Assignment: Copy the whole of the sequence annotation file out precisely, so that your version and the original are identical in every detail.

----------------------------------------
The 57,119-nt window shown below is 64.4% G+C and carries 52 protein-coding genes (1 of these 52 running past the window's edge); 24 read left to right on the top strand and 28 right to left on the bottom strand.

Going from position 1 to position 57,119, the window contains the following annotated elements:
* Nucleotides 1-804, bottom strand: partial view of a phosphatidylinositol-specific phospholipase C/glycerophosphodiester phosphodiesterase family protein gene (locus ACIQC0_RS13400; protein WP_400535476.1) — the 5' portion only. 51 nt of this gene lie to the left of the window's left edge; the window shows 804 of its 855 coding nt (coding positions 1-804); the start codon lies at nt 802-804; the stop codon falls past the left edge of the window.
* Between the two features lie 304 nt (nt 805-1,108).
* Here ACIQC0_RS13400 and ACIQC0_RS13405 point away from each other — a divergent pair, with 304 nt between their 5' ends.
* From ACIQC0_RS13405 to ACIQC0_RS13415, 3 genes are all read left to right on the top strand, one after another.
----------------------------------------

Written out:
The 57,119-nt window shown below is 64.4% G+C and carries 52 protein-coding genes (1 of these 52 running past the window's edge); 24 read left to right on the top strand and 28 right to left on the bottom strand.

Going from position 1 to position 57,119, the window contains the following annotated elements:
* Nucleotides 1-804, bottom strand: partial view of a phosphatidylinositol-specific phospholipase C/glycerophosphodiester phosphodiesterase family protein gene (locus ACIQC0_RS13400; protein WP_400535476.1) — the 5' portion only. 51 nt of this gene lie to the left of the window's left edge; the window shows 804 of its 855 coding nt (coding positions 1-804); the start codon lies at nt 802-804; the stop codon falls past the left edge of the window.
* Between the two features lie 304 nt (nt 805-1,108).
* Here ACIQC0_RS13400 and ACIQC0_RS13405 point away from each other — a divergent pair, with 304 nt between their 5' ends.
* From ACIQC0_RS13405 to ACIQC0_RS13415, 3 genes are all read left to right on the top strand, one after another.